Does the current state of American partisan politics make you want a stiff drink? Well that frustration could become more intense as current trade policy begins to harm America’s alcohol producers.

In May, via executive action, the Trump administration imposed broad tariffs on imported aluminum and steel. And according to the latest reports, the White House is threatening additional tariffs on Chinese investment and tech exports.

The countries targeted by these measures are actively seeking retribution, and one of the first victims in their crosshairs is the American spirits industry.

President Trump insists that these trade penalties will strengthen U.S. industry and pressure foreign countries to enter into more advantageous trade deals. But while the strategy may be well-intentioned, his actions are extremely shortsighted and fail to take into account the reciprocal nature of imposing tariffs.

As we learn from history, tariffs are never a one-way street. The other side always hits back. Take, for example, the infamous Smoot-Hawley Tariff Act of 1930—which increased tariffs on imported products into the U.S. to near record levels. What followed was economic disaster.

Countries around the world began to address the new anti-trade initiative by imposing their own trade penalties on U.S. exports, making it very difficult and expensive for U.S. businesses to sell their products overseas. The end result was an extension of the Great Depression and what some believe to be a precursor to World War II.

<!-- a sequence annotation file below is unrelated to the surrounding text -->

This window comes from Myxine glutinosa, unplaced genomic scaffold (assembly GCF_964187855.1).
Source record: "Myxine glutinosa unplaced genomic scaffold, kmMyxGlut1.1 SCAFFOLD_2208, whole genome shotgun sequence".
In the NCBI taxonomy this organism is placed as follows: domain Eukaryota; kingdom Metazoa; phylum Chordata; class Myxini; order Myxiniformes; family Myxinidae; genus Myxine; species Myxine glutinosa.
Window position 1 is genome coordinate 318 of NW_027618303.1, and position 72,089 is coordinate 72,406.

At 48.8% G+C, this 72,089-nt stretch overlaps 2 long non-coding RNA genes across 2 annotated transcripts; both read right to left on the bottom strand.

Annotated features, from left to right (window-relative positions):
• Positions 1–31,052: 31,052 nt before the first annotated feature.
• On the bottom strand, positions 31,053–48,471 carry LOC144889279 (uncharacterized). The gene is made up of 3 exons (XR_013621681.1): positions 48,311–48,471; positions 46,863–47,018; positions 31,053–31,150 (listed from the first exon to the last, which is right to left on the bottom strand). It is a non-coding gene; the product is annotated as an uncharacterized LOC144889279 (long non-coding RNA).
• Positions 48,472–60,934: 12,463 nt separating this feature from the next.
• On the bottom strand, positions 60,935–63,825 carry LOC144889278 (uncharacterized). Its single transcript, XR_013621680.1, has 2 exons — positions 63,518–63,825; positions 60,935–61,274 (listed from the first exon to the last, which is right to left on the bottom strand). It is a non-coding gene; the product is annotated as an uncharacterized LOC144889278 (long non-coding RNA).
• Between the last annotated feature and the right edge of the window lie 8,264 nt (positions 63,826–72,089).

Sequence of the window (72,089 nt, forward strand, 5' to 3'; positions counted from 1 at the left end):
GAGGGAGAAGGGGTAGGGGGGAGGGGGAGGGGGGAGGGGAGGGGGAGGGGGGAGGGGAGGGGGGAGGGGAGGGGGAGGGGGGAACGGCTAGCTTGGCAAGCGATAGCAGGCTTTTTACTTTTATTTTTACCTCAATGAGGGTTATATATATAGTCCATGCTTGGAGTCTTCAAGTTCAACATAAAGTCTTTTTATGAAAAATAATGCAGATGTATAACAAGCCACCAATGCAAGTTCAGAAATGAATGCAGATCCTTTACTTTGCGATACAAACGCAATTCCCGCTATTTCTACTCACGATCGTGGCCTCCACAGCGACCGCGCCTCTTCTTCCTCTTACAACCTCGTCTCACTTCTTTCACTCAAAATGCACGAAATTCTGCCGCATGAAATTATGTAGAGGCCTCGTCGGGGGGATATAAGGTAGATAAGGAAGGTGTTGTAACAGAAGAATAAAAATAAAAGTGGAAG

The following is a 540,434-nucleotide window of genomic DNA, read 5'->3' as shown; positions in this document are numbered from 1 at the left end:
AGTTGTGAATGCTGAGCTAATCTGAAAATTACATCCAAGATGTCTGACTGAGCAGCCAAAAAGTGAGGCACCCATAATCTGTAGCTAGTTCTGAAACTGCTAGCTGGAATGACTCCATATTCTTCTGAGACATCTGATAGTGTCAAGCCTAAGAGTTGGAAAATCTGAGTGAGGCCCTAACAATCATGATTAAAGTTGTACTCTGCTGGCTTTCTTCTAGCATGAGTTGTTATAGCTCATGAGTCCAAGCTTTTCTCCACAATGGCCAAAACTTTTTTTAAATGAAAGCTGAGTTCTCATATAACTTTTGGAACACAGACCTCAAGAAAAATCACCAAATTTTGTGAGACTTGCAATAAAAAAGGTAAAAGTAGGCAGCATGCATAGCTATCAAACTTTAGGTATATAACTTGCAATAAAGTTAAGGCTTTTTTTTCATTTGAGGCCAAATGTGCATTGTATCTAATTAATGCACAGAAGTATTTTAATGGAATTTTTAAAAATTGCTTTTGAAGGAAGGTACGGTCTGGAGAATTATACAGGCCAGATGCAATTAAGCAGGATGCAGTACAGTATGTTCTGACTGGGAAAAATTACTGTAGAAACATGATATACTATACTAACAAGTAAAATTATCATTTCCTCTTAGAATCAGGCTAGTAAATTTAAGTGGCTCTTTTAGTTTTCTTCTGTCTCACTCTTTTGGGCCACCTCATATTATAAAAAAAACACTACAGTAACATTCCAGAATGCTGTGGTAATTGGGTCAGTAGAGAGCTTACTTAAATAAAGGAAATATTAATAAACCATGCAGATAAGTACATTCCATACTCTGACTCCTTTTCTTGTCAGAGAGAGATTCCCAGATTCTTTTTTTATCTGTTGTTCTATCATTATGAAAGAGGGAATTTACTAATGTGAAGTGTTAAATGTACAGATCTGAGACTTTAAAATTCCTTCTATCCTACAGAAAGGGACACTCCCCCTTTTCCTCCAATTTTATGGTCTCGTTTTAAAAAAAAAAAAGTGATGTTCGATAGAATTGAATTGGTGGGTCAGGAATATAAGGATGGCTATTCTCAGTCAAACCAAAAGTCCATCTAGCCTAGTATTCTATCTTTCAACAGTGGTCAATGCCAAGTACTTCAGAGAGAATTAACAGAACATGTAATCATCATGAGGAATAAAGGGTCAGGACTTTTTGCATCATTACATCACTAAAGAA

Unfortunately, history is repeating itself. And so far, the results have been predictably similar.

Targets of Trump’s trade war are already firing back by slapping their own tariffs on U.S. exports. And for the American spirits industry, the consequences are severe.

According to data from the Distilled Spirits Council, 46 percent of U.S. spirits exports are already facing or will soon be at risk of retaliatory tariffs. Some examples include a 25 percent tariff on American whiskey imposed by the European Union, Mexico, and China, a 10 percent tariff on American whiskey imposed by Canada, and a 40 percent tariff on all American spirits imposed by Turkey.

The backlash is especially troubling considering that spirits exports inject roughly $1.64 billion into the U.S. economy every year. And all-in-all, the industry is indirectly responsible for 1.5 million American jobs—acting as the engine of employment for distillers and all other businesses that make production and distribution possible.

Supporters of Trump’s trade war may claim that the policies are necessary in order to combat so-called unfair trade practices, but tariffs will not level the playing field. Instead, circumstances will only worsen as American consumers and businesses bear the brunt of the retaliation, leaving wide swaths of the economy vulnerable to international politicking.

These moves are largely uncharacteristic of Trump’s otherwise pro-business, pro-growth agenda. Take for example his marquee legislation that lowered taxes for millions of Americans and businesses, resulting in higher than expected GDP growth and the lowest unemployment rate of the century. Imposing tariffs will only impede that progress.

As someone who claims to support business growth and put America first, Trump’s approach to trade policy is anything but consistent. Hopefully, these differences can be reconciled and free trade can be embraced once more. We can all raise a glass to that.

Sarah Longwell is the managing director of the American Beverage Institute.

Original Outlet: Washington Examiner
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